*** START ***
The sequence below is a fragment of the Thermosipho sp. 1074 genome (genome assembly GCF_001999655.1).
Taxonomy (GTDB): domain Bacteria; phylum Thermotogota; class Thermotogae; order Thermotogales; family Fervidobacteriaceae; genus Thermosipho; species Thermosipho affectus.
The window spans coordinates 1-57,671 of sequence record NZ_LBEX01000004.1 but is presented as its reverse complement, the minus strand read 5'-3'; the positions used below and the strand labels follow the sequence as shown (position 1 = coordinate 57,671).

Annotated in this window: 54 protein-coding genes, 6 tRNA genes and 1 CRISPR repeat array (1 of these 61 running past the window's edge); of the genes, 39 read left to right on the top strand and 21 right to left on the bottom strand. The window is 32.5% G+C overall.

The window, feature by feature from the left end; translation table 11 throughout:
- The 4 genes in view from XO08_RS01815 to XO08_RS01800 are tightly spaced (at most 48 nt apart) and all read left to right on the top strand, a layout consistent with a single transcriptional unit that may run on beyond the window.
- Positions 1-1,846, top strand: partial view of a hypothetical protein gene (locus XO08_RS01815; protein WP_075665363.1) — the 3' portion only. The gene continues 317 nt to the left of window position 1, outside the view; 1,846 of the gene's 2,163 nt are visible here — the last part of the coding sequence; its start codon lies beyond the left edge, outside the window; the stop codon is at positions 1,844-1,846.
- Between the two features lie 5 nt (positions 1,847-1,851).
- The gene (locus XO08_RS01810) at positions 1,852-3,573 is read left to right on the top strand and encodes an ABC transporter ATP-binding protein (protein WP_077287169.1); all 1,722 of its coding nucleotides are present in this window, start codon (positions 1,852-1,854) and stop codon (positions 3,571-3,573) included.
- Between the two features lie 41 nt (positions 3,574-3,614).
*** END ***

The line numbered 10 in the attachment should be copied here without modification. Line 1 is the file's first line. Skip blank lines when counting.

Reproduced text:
- Between the two features lie 41 nt (positions 3,574-3,614).